Salinity, or excess salt in the soil profile, is often called the "silent killer", because of the devastating effect salinity can have on irrigated agriculture. With increasing agricultural irrigation efficiency, there is a risk of salt build-up in the soil that can significantly reduce crop production.
What level of soil salinity is critical?
Salinity is the concentration of salts in soil or water; when it exceeds a certain level it affects plant growth. Highly efficient irrigation practices can reduce drainage, associated with salt build up in the root zone. A salinity level of >2 dS/m affects the growth and productivity of wine grapes. Above graph from Australian trials found grape grape production reduction from salinity levels of 2 dS/m and higher. At 6 dS/m, production is reduced by 50%.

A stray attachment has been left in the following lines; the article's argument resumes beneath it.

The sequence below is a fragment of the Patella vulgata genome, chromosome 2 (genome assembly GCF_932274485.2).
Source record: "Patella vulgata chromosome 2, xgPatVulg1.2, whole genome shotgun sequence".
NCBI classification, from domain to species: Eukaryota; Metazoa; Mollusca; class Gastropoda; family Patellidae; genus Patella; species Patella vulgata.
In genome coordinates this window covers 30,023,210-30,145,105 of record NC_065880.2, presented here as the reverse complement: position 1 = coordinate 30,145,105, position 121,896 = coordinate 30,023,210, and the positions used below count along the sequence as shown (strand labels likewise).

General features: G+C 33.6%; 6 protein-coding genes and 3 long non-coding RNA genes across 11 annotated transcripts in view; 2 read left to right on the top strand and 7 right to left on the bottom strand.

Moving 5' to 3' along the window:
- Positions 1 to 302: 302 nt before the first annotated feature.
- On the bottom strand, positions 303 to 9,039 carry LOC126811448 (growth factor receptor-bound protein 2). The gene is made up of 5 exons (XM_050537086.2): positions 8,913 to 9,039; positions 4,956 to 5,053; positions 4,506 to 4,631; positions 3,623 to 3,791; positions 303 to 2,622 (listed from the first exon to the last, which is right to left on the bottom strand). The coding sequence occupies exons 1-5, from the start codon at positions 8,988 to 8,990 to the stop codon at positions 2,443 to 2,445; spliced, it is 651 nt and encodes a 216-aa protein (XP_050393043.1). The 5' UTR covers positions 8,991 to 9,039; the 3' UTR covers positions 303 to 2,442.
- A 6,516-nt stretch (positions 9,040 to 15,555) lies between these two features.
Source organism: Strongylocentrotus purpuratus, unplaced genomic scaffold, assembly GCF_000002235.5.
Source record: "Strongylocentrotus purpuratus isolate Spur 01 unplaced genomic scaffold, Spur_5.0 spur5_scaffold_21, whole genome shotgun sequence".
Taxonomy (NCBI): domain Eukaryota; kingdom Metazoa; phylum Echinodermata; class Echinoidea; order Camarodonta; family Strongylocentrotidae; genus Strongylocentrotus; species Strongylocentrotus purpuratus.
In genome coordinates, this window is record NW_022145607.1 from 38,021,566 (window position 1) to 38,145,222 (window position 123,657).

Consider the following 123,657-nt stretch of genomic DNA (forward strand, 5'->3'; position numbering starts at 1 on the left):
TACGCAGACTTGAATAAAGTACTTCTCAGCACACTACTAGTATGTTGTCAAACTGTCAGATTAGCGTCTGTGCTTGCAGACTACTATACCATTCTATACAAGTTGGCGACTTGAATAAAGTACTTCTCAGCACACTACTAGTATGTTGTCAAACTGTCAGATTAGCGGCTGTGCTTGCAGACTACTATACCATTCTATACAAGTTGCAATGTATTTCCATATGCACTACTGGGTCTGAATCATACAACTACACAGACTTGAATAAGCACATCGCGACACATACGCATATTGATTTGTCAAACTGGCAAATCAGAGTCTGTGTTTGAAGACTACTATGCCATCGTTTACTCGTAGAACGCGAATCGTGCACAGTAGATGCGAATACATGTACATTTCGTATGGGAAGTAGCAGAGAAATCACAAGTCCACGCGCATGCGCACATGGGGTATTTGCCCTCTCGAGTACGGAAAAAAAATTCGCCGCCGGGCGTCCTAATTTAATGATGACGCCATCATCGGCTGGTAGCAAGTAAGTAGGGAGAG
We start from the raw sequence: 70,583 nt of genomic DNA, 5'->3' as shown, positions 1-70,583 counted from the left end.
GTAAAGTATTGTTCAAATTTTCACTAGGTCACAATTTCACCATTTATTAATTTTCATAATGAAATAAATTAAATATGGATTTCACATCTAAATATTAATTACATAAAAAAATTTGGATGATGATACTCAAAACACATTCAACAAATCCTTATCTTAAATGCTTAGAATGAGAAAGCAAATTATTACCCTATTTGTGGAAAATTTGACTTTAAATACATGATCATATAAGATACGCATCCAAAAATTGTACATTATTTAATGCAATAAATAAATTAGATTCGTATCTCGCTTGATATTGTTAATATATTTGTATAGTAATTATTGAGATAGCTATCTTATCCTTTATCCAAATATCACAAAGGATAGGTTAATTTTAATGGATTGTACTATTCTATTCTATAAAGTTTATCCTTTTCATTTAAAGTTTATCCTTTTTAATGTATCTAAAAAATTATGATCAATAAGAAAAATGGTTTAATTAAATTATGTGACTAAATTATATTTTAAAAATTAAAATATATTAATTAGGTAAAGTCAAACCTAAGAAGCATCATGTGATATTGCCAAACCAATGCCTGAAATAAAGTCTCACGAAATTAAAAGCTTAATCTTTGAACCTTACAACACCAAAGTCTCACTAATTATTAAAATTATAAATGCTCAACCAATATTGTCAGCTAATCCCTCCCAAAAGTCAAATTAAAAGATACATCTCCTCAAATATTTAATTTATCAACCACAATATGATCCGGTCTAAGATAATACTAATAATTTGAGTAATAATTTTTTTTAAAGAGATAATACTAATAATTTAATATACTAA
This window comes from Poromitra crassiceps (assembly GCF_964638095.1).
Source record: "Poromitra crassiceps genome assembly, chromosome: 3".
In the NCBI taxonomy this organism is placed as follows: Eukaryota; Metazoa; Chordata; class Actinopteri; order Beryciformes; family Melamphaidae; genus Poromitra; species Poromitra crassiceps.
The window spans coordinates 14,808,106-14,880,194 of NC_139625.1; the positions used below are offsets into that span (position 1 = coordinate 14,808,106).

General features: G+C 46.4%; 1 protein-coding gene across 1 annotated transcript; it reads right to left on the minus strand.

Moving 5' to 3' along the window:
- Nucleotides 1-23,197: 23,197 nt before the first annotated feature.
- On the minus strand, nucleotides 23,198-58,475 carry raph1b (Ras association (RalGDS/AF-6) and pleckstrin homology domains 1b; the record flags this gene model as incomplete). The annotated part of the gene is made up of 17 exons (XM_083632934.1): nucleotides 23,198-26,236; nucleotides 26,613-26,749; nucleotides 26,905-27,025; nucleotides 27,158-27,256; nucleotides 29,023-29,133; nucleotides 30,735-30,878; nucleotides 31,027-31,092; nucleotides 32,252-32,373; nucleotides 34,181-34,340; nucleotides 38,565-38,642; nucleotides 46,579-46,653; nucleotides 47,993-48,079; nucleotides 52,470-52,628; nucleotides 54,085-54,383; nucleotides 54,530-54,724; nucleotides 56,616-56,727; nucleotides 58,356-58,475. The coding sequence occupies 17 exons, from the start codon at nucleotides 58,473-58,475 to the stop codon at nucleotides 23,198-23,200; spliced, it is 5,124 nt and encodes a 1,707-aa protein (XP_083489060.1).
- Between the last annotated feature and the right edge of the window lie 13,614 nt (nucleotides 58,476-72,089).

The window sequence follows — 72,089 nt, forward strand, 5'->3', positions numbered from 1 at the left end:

If the salinity is too high, the only way to remove the salts is to flush out by rain or deep draining irrigation. Nitrogen fertilizer application can increase salinity and should be monitored closely, especially on sites with potential salinity concerns.
Some crops have a higher tolerance for soil salinity. For example the ECe threshold for wheat is 6.0, for cotton 7.7, and for barley 8.0 dS/m.